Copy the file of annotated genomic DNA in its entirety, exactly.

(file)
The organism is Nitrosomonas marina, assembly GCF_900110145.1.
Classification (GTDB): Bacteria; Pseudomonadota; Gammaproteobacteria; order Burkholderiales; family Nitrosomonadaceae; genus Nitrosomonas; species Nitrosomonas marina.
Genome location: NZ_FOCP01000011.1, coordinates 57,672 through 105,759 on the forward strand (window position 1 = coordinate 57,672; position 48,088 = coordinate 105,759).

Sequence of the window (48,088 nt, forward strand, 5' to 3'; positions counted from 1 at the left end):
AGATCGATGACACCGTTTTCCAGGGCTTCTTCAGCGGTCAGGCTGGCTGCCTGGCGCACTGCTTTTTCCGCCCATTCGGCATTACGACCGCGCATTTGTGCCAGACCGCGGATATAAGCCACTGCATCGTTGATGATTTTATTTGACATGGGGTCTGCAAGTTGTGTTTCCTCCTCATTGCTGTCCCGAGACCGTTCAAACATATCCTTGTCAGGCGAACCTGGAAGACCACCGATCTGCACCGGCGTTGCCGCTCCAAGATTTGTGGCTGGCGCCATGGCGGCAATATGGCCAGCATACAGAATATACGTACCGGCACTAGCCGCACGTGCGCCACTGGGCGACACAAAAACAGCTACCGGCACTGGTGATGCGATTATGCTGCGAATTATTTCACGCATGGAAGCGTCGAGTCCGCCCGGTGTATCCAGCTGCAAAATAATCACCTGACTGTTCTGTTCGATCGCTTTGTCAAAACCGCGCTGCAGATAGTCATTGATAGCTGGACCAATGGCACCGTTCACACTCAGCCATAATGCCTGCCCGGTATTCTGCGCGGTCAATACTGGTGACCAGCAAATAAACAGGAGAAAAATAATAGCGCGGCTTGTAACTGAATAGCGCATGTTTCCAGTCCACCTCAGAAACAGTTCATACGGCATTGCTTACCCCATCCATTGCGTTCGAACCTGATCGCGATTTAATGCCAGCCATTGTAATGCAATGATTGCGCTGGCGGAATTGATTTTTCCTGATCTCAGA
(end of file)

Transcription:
The organism is Nitrosomonas marina, assembly GCF_900110145.1.
Classification (GTDB): Bacteria; Pseudomonadota; Gammaproteobacteria; order Burkholderiales; family Nitrosomonadaceae; genus Nitrosomonas; species Nitrosomonas marina.
Genome location: NZ_FOCP01000011.1, coordinates 57,672 through 105,759 on the forward strand (window position 1 = coordinate 57,672; position 48,088 = coordinate 105,759).

Sequence of the window (48,088 nt, forward strand, 5' to 3'; positions counted from 1 at the left end):
AGATCGATGACACCGTTTTCCAGGGCTTCTTCAGCGGTCAGGCTGGCTGCCTGGCGCACTGCTTTTTCCGCCCATTCGGCATTACGACCGCGCATTTGTGCCAGACCGCGGATATAAGCCACTGCATCGTTGATGATTTTATTTGACATGGGGTCTGCAAGTTGTGTTTCCTCCTCATTGCTGTCCCGAGACCGTTCAAACATATCCTTGTCAGGCGAACCTGGAAGACCACCGATCTGCACCGGCGTTGCCGCTCCAAGATTTGTGGCTGGCGCCATGGCGGCAATATGGCCAGCATACAGAATATACGTACCGGCACTAGCCGCACGTGCGCCACTGGGCGACACAAAAACAGCTACCGGCACTGGTGATGCGATTATGCTGCGAATTATTTCACGCATGGAAGCGTCGAGTCCGCCCGGTGTATCCAGCTGCAAAATAATCACCTGACTGTTCTGTTCGATCGCTTTGTCAAAACCGCGCTGCAGATAGTCATTGATAGCTGGACCAATGGCACCGTTCACACTCAGCCATAATGCCTGCCCGGTATTCTGCGCGGTCAATACTGGTGACCAGCAAATAAACAGGAGAAAAATAATAGCGCGGCTTGTAACTGAATAGCGCATGTTTCCAGTCCACCTCAGAAACAGTTCATACGGCATTGCTTACCCCATCCATTGCGTTCGAACCTGATCGCGATTTAATGCCAGCCATTGTAATGCAATGATTGCGCTGGCGGAATTGATTTTTCCTGATCTCAGA